[linux-elitists] The desktop in your pocket
Tue Jan 27 03:04:59 PST 2004
Quoting Eugen Leitl (firstname.lastname@example.org):
> I'm soon to need a 1U NAS box for backup at a host. I'd like to use 3
> SATA Drives (server-grade disks) in a soft-RAID 3, and boot a minimal
> Linux from an EIDE flash dongle -- there's no place for more disks in
> an 1U enclosure.
> Since you're tracking SATA for Linux, are you aware of any minimal
> Linux distros which would fit a flash (256 MB? 512 MB?), and support
> SATA soft RAID out of the box?
SATA and soft RAID actually amounts to _two_ issues (block device support
vs. support for whatever form of RAID is on the drives). The easy
answer to the RAID question is: Blow away whatever proprietary crud is
present, and use the Linux md driver, instead.
As you're no doubt aware, the big issue with SATA block device support
is installation kernel version. If the SATA chipset is one of the 3Ware
Escalade 850x or Adaptec AAR 24x0 series, or an LSI Logic MegaRAID, then
pretty much any 2.4.18 or so kernel will do OK.
Intel ICH5: You need 2.4.22+ or 2.6.x.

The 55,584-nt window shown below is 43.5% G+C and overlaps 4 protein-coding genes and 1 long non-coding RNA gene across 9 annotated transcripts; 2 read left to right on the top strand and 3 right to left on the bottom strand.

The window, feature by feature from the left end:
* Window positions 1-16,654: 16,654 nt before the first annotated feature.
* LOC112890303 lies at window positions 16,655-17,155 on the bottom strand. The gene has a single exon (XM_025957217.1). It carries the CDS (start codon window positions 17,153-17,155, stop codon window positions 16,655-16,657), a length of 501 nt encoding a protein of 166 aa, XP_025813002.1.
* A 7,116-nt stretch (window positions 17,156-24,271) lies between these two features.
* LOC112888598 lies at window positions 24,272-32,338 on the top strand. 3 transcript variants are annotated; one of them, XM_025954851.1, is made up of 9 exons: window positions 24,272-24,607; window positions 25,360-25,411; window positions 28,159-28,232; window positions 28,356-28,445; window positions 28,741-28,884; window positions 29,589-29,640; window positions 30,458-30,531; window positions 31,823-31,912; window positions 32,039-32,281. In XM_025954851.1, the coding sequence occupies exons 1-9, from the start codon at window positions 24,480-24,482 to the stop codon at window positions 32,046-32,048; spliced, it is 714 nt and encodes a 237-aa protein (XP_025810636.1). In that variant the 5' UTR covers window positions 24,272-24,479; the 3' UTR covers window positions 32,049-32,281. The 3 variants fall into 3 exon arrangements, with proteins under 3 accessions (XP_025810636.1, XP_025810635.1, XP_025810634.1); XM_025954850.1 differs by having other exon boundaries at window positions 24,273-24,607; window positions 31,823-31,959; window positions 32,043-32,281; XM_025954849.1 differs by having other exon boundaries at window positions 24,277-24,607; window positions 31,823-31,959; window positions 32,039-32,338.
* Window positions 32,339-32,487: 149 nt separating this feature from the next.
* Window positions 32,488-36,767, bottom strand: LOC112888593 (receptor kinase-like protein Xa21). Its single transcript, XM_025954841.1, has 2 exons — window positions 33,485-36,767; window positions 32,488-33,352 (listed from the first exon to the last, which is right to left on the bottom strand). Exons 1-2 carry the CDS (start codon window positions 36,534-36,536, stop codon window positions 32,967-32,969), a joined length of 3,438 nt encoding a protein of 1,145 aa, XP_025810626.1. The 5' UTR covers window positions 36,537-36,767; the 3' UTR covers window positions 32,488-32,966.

VIA VT8237 South Bridge: 2.6.0 or libata-patched 2.4.x.
SiS 964 South Bridge: hopeless.
HighPoint Rocket Raid HPT374, HPT372 chips: 2.4.21-pre5
The rest (Promise, Silicon Image, ServerWorks, Intel ICH6, Adaptec AAR 12x0):
better have 2.6.0 or libata-patched 2.4.x.
I don't really know what small Linux distributions will boot from flash
media (other than Flonix), but here's a list of such: "Small Linux" on
_Anyway_, you might be overdefining the problem. There are other
1. Although the 1U might have no room inside for a second hard drive,
there's no reason you cannot dangle one outside on a long-ish ribbon
cable just long enough to complete installation.
2. Many 1U boxes will support PXE boot (etc.), which you can use to do
network installation without an additional local hard drive.
3. Or just disable SATA mode in the motherboard BIOS (switch to "legacy
ATA" mode) long enough to complete installation of the distribution of
choice, then fetch an SATA-capable kernel, then switch the BIOS back.
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